He died from the after-effects of a hunting accident and was interred in Roskilde Cathedral
Roskilde Cathedral
Roskilde Cathedral , in the city of Roskilde on the island of Zealand in eastern Denmark, is a cathedral of the Lutheran Church of Denmark. The first Gothic cathedral to be built of brick, it encouraged the spread of the Brick Gothic style throughout Northern Europe...


Personal life and family

Christian V had eight children by his wife and five by his mistress. He publicly introduced his sixteen-year-old mistress, Sophie Amalie Moth
Sophie Amalie Moth
Sophie Amalie Moth, Countess of Samsø was Christian V of Denmark’s acknowledged official lover. She was the first officially acknowledged royal mistress in Denmark.-Biography:...

 (1654–1719), into court in 1672, a move which insulted his wife. His mistress was the daughter of his former tutor (Paul Moth
Paul Moth
Paul Boothby Simarin Moth was a fictional broadcaster on two CBC radio comedy shows: The Great Eastern and Sunny Days and Nights. He served as host on those two shows, which often featured comedic sketches of his personal life, presented as cinéma vérité in audio. Moth was portrayed by Newfoundland...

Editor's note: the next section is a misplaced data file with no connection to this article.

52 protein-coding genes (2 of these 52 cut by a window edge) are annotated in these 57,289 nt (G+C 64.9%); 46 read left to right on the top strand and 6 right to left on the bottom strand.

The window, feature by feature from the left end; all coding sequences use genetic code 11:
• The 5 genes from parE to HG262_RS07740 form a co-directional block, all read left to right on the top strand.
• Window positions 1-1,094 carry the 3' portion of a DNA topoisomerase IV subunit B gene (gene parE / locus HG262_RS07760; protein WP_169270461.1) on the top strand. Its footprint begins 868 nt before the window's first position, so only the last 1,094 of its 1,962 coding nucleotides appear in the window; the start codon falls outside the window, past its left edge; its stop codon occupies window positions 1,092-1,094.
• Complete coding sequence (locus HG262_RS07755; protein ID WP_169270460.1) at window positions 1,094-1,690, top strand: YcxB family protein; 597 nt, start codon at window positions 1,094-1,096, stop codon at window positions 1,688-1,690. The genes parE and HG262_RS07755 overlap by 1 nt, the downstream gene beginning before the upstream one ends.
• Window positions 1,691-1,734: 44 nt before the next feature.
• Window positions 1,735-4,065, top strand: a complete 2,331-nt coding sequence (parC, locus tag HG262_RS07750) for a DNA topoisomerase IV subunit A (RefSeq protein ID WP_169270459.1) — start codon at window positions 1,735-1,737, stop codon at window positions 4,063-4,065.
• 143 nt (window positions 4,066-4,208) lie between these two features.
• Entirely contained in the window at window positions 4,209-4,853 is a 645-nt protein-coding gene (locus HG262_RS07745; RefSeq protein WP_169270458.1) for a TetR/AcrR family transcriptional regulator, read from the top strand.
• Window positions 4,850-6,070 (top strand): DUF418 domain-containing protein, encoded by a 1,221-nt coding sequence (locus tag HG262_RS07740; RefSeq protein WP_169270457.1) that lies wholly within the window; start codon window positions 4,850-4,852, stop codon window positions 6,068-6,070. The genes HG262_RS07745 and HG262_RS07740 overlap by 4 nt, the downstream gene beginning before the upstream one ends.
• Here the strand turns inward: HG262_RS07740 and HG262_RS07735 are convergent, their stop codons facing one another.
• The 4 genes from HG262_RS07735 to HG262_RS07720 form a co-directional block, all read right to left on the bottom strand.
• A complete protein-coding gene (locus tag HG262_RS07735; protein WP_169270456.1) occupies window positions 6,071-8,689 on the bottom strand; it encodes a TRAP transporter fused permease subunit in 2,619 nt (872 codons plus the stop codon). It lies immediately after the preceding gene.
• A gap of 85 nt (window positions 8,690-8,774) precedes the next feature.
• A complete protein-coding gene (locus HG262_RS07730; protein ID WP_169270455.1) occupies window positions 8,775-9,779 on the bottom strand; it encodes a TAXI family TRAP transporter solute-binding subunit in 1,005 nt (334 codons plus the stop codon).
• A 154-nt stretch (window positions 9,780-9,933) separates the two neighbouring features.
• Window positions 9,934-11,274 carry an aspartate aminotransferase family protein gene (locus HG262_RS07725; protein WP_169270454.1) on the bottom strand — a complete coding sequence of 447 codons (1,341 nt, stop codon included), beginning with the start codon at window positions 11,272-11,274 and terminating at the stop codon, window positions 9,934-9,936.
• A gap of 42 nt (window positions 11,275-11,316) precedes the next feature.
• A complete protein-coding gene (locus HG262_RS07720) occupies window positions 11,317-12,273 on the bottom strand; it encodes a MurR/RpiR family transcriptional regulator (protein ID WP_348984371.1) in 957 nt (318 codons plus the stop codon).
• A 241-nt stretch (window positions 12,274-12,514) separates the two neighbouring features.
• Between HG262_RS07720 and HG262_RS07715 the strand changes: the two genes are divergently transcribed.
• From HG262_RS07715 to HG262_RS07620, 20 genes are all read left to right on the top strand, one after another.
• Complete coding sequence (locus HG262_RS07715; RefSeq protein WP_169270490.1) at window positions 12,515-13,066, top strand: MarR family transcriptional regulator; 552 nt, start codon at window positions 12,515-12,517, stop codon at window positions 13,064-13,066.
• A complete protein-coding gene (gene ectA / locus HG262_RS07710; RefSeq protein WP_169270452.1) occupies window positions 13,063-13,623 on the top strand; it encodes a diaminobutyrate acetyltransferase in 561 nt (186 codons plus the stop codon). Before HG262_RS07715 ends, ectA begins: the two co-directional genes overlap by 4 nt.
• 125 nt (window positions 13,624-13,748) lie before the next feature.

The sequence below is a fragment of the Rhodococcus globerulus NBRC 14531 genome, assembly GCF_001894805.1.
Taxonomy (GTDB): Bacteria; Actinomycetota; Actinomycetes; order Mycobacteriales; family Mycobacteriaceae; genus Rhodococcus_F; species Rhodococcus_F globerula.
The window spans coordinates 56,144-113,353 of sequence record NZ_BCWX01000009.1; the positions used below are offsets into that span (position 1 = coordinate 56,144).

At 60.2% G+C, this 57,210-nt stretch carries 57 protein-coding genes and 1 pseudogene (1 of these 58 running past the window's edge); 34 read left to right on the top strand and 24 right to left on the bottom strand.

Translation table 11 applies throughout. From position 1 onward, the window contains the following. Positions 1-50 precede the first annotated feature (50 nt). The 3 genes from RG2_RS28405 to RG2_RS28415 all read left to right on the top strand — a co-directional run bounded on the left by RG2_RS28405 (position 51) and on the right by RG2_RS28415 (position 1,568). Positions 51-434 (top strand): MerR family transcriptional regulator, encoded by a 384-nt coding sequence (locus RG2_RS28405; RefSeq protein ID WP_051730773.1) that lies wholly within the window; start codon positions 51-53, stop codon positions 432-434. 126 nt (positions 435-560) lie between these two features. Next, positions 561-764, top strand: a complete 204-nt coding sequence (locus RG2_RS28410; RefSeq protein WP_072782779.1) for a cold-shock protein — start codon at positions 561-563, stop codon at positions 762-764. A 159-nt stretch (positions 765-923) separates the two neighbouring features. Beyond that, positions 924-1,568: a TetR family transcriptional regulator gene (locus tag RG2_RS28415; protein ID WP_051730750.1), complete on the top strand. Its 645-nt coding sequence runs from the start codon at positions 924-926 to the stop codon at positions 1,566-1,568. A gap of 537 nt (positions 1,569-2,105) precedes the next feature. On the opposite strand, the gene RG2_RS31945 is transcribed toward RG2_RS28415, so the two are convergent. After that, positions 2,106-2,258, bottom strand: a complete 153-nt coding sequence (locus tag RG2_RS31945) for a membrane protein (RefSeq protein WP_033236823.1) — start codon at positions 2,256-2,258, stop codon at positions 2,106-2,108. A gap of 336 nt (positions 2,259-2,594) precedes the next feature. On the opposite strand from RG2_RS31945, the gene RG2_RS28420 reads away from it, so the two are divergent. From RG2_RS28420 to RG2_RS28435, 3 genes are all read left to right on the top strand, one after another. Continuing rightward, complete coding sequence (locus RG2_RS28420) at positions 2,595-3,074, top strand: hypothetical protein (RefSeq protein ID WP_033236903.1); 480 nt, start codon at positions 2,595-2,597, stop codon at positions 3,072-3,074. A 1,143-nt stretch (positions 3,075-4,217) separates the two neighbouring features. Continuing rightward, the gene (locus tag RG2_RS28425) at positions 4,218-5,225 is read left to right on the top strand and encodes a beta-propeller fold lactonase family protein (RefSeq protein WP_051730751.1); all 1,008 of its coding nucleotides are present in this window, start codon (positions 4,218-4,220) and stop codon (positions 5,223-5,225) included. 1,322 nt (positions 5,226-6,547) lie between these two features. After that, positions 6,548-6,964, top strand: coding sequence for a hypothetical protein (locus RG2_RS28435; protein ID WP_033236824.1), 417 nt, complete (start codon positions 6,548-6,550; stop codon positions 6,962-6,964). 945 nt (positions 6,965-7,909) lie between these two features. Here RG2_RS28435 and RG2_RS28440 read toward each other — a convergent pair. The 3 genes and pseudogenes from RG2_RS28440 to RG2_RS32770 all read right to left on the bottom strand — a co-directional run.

), and he made her countess of Samsø
Samsø is a Danish island in the Kattegat off the Jutland Peninsula. Samsø is located in Samsø municipality. The community has 4,300 inhabitants called Samsingers and is 114 km² in area. Due to its central location, the island was used during the Viking Age as a meeting place...

 on 31 December 1677.


Frederick IV
Frederick IV of Denmark
Frederick IV was the king of Denmark and Norway from 1699 until his death. Frederick was the son of King Christian V of Denmark and Norway and Charlotte Amalie of Hesse-Kassel .-Foreign affairs:...

2 October 1671 2 October 1730
Christian Vilhelm 1 December 1672 25 January 1673
Christian 25 March 1675 27 June 1695
Sophie Hedevig 28 August 1677 13 March 1735
Prince Charles of Denmark
Prince Charles of Denmark was the youngest son of Christian V of Denmark and his consort Queen Charlotte Amalie, and thus a younger brother of King Frederick IV. He never married and had no children, nor did he ever engage in any political activities...